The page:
Are We All Becoming Professional Victims?


imageLately I’ve been pondering how difficult it is to have a grown-up debate in this country. By “grown-up,” I mean a discussion where people logically discuss an issue without flying off the handle after being offended that someone actually disagrees with them…

It seels like more and more people are apt to take views personally then are quick to either insult the other party or bring up an anecdotal account of their own suffering that is, in some  tangential way, vaguely related to the issue at hand. The person making the original argument is forced, though social pressure, to concede to the “injured” party or risk coming across as a giant asshole.

Since logically debating an issue doesn’t seem to get anyone anywhere, people are instead falling into who-is-the-bigger-victim contests, where the person who can tell the sadder stories wins.

Sadly, the liberals seem especially prone to this type of argument. I say “sadly” because I’m quite liberal myself, yet find myself increasingly frustrated by my team’s penchant for always favoring the underdog, regardless of any factors at play.

Sure, the conservatives have been giving it their best shot with the “War on Christmas” drama, but they remain true amateurs at pulling our heartstrings, what with all the wealthy CEO’s whining about how poor people wouldn’t feel as poor in the Third World.

And now we have the rise of a new term: microaggressions. “Microaggressions” are small, unintentional insults that supposedly degrade a socially-marginalized group of people in the grander scheme of things.

I can appreciate the thinking behind this term. People have variously assumed I was a secretary, nurse or ballet dancer, for example, on the basis of nothing but femaleness, and one time at college, when a group of students was playing an icebreaker game in which  you had to tell two truths and a lie, most people were more apt to believe that a black student was Magic Johnson’s first cousin than a pre-med student (he was a pre-med student).

However, I also think it’s quite dangerous to decide that every time anyone is offended by anything, no matter how unintentional, it represents a grand insult not only against that person but their entire group which implicates another entire group. There’s a lot of potential chaos hinging on how a random person perceives someone else’s behavior.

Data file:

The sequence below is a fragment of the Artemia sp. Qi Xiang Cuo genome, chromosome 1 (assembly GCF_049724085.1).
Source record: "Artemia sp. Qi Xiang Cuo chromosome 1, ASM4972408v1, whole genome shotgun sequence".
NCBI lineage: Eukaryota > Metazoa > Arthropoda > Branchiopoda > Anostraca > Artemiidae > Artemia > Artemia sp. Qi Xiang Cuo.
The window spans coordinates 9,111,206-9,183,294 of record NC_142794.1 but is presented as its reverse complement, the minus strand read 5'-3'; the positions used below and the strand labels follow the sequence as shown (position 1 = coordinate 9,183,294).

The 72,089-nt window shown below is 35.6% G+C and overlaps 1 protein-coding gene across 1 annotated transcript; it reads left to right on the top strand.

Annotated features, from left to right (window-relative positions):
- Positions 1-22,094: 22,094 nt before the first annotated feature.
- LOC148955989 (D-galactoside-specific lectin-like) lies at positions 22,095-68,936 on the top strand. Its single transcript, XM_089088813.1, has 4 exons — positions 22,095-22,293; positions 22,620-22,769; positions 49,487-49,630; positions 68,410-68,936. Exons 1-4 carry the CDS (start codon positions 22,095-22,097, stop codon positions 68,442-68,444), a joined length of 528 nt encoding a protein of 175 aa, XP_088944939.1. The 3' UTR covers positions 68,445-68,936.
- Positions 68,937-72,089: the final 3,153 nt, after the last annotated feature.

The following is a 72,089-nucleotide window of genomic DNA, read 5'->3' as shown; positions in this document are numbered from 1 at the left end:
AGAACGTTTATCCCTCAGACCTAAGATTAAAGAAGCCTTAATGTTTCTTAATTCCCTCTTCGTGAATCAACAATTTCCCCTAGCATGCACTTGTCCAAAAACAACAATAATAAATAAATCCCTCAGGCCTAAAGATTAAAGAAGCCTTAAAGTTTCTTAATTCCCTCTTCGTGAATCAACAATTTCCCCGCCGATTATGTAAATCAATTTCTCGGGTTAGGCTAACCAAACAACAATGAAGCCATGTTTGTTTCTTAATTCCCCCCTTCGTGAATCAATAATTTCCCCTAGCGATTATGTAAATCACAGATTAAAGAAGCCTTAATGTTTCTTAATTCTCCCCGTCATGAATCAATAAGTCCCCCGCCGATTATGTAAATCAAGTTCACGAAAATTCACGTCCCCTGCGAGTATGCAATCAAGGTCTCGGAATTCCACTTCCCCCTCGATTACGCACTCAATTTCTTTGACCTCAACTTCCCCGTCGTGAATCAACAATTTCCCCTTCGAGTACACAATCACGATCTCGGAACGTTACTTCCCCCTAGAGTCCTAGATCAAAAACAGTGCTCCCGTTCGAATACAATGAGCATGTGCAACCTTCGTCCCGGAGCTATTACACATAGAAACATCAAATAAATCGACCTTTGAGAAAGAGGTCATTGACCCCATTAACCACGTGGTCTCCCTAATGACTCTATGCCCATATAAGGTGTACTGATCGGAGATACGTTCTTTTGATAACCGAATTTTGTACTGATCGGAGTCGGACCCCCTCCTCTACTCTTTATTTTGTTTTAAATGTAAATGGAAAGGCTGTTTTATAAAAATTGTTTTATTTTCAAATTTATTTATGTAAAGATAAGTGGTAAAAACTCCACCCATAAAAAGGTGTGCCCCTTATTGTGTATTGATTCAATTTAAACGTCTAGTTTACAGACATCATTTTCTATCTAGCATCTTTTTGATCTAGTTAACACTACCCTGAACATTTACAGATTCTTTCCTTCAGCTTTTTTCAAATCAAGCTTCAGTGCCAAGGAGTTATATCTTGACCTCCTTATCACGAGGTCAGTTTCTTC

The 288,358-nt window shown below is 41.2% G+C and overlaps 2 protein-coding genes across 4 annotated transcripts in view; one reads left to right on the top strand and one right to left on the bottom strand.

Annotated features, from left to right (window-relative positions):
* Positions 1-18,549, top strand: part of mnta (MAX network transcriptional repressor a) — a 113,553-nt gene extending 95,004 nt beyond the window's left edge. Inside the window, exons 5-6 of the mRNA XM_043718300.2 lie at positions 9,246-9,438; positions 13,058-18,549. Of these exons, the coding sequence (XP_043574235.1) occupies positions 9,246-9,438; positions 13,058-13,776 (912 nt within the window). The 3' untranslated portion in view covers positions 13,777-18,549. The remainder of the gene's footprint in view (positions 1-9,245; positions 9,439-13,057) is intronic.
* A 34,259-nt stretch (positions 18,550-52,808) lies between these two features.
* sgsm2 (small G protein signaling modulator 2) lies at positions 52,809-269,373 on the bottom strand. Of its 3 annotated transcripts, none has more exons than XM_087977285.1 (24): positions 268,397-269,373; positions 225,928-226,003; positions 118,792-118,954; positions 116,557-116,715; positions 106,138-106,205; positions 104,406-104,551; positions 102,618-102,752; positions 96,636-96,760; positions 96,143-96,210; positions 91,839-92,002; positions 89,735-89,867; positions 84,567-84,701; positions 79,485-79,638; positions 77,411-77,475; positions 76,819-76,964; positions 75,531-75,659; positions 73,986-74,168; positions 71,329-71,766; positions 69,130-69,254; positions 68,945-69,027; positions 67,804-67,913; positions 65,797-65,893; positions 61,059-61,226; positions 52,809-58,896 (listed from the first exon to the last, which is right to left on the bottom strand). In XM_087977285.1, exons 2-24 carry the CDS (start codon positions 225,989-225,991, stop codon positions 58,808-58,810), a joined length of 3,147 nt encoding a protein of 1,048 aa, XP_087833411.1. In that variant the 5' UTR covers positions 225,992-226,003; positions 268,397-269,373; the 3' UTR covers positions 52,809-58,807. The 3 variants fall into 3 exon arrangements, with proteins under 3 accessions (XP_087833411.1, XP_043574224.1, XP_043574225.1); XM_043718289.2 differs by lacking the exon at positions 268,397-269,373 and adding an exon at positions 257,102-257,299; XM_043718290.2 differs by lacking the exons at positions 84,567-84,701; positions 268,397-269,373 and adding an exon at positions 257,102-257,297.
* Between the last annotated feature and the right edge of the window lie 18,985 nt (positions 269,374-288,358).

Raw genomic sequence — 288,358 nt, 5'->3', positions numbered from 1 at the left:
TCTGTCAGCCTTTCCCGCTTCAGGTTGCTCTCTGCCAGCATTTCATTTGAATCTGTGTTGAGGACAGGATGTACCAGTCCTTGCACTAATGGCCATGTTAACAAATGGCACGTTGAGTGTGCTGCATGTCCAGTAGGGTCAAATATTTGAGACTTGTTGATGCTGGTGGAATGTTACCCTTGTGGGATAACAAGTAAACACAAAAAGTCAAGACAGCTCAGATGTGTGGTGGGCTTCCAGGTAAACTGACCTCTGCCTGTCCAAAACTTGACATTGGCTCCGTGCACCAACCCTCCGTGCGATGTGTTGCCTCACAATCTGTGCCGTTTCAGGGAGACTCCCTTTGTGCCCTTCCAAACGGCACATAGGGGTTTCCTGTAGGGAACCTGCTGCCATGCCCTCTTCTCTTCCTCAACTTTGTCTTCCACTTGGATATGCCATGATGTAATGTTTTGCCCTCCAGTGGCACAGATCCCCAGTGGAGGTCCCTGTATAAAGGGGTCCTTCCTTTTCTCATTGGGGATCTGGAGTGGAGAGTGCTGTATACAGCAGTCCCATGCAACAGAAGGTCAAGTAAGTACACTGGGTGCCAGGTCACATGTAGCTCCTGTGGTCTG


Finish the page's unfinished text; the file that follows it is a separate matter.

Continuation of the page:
On that note, I saw an article recently in The Atlantic that talked about this culture shift. It’s an interesting read.

In a nutshell, the article talks about how society deals with perceived slights. Centuries ago, people operated under an “honor culture,” where they considered insults an affront to dignity and might have a duel or fistfight to sort it out. The downside to this, of course, is violence. The upside is that people probably didn’t react to minor slights and knew they were inviting violence with major ones.

Then, the article says, our society progressed to a “dignity culture,” where violence is forbidden and you use legal means instead, but only for major slights (like theft, murder, etc). Minor disputes were handled by the affected parties themselves, who would either work it out or avoid each other. Independence and reluctance to involve authorities was valued. This is supposed to be the way we handled things in the 19th and 20th centuries.

Now, according to the authors, we live in a “victimization culture,” where being a victim gives you power. In this environment, people appeal to authorities  (and the public) to handle every slight, no matter how unintentional or frivolous, considering it symptomatic of a larger problem. Under these new rules, anyone who has suffered  more or comes from a background of greater oppression calls the shots.

So, what do you think? On the one hand, I think it’s important to give marginalized groups a voice. We need to be able to discuss racism, sexism, classism, and what have you, and need to talk about the bad things that happen in order to do so.

But on the other hand, I’m nervous about our society’s diminishing ability to have a logical discussion that focuses on the issue at hand. Because we seem to focusing debates instead on where your ancestors came from and how sad or angry you are.

For example, a couple of months ago, a friend of mine posted on Facebook about how depressed she was about the recent shootings of black minors. I responded to her by saying I was sorry she was feeling that way and that I hoped things would improve, that our kids or grandkids would live in a better world someday.

I got a pile-drive of angry responses to my comment, all saying that it was just “lip service” and that someone who really cared would be putting their lives on the line to change things right now (not from my friend, but others). I was told I had no place in the discussion, which seemed odd since it was public.

I was pretty taken aback, since I only meant to be supportive, and found myself wondering how any unity could be achieved if even supportive comments were shut down. Of course, as a white person, I’ll never understand what it’s like to be a black person facing these issues, but how will we change  society if we can’t even talk to each other?